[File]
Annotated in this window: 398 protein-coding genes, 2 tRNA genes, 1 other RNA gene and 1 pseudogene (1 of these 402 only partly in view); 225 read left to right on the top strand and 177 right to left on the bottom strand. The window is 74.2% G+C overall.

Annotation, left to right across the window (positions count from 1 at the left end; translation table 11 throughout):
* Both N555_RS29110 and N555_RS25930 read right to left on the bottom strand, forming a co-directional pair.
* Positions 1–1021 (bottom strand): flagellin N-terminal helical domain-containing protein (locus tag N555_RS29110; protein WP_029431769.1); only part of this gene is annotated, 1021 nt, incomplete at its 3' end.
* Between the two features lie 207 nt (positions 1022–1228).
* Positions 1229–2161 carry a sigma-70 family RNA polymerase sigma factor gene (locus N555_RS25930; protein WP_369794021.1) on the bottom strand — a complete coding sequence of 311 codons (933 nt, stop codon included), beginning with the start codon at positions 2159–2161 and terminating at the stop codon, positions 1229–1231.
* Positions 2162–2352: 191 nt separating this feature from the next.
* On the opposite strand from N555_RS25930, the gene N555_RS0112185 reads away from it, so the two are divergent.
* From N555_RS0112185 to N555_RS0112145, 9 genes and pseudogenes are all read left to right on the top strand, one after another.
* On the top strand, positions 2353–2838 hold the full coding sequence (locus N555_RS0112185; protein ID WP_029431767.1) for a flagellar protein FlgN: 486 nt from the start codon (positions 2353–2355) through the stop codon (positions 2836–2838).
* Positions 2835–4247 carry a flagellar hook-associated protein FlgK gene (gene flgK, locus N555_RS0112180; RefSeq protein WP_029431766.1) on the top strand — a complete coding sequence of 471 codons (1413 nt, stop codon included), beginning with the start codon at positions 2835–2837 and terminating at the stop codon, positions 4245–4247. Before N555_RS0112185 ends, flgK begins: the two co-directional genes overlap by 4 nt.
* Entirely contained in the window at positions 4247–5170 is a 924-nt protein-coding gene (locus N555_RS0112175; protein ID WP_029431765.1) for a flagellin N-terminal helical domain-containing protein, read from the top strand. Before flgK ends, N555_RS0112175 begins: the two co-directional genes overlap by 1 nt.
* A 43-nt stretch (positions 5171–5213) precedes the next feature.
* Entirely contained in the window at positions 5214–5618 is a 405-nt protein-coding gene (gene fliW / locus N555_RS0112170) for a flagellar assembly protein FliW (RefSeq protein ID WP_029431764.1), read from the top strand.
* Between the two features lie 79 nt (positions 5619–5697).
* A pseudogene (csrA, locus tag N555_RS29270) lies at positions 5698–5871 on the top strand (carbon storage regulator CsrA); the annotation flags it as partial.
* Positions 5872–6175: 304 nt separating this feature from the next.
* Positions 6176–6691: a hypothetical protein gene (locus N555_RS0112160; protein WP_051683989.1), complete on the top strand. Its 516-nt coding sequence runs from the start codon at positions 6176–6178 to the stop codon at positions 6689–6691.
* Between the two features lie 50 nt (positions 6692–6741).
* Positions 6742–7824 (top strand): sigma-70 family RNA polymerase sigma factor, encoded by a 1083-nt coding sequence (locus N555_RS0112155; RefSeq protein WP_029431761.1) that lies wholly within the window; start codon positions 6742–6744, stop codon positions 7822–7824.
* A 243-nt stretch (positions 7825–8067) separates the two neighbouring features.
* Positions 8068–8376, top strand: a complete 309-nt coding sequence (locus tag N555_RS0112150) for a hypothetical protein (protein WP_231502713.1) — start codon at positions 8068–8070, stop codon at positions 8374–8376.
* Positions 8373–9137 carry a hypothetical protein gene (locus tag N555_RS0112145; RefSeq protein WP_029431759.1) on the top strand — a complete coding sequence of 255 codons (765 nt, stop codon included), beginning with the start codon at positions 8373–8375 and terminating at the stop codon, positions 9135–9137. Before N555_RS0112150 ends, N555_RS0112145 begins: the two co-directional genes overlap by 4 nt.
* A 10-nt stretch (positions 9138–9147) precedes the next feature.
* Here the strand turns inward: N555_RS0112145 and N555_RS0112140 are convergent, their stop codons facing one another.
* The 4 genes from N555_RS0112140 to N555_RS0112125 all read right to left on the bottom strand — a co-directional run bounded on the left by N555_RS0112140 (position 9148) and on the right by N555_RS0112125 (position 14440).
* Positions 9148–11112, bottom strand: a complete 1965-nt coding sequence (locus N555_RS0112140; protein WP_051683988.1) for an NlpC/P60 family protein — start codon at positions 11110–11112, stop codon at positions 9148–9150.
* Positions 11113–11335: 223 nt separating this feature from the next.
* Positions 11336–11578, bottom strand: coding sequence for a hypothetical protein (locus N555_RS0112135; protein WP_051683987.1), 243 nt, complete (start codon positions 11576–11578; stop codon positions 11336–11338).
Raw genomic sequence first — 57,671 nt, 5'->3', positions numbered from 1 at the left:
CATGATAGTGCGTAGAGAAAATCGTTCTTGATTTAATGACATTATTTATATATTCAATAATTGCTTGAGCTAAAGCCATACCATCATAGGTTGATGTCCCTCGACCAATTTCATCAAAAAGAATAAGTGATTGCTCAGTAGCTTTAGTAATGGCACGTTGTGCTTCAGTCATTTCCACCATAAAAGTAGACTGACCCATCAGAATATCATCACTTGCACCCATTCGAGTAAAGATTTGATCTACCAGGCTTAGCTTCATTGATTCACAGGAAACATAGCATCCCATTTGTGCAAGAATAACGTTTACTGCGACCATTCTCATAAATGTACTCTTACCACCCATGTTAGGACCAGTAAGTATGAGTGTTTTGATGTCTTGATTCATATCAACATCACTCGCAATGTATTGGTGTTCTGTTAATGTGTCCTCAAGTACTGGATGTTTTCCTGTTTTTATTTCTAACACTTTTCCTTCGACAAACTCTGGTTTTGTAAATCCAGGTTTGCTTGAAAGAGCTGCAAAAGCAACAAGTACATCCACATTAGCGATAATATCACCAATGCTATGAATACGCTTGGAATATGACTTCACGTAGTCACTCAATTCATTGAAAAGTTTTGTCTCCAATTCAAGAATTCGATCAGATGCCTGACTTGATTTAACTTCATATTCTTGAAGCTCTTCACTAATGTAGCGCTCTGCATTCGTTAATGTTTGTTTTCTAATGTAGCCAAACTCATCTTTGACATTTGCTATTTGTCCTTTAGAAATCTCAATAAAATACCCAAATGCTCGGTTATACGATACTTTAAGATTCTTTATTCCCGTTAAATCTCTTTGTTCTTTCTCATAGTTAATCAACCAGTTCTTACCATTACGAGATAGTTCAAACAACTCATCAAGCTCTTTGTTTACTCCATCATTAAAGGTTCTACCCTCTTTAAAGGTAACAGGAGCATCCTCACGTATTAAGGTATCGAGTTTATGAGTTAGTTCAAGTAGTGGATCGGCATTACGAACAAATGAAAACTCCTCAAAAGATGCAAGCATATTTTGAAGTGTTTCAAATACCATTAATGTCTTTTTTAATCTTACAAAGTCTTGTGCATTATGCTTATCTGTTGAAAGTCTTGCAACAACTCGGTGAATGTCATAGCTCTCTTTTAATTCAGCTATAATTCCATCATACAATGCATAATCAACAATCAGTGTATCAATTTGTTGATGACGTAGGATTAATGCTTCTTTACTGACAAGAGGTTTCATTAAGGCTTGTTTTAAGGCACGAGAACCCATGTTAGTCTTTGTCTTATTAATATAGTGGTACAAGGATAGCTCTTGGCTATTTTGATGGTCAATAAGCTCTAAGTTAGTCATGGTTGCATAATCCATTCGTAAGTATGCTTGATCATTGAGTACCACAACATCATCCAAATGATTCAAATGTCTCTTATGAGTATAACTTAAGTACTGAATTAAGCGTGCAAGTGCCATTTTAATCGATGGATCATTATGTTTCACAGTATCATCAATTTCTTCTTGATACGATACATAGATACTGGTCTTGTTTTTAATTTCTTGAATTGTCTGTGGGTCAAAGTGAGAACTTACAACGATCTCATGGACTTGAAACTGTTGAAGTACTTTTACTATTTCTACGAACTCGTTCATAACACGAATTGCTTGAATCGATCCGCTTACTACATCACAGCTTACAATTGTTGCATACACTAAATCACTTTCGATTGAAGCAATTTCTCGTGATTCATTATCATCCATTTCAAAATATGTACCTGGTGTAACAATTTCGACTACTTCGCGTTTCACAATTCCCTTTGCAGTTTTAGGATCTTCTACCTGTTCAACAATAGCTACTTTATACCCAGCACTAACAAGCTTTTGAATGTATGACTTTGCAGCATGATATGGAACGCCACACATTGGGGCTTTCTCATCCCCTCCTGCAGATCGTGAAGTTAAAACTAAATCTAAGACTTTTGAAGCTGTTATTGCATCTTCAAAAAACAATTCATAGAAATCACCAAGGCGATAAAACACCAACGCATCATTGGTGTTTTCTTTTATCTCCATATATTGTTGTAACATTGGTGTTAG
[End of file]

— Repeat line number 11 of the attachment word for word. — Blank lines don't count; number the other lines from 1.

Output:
* Positions 2835–4247 carry a flagellar hook-associated protein FlgK gene (gene flgK, locus N555_RS0112180; RefSeq protein WP_029431766.1) on the top strand — a complete coding sequence of 471 codons (1413 nt, stop codon included), beginning with the start codon at positions 2835–2837 and terminating at the stop codon, positions 4245–4247. Before N555_RS0112185 ends, flgK begins: the two co-directional genes overlap by 4 nt.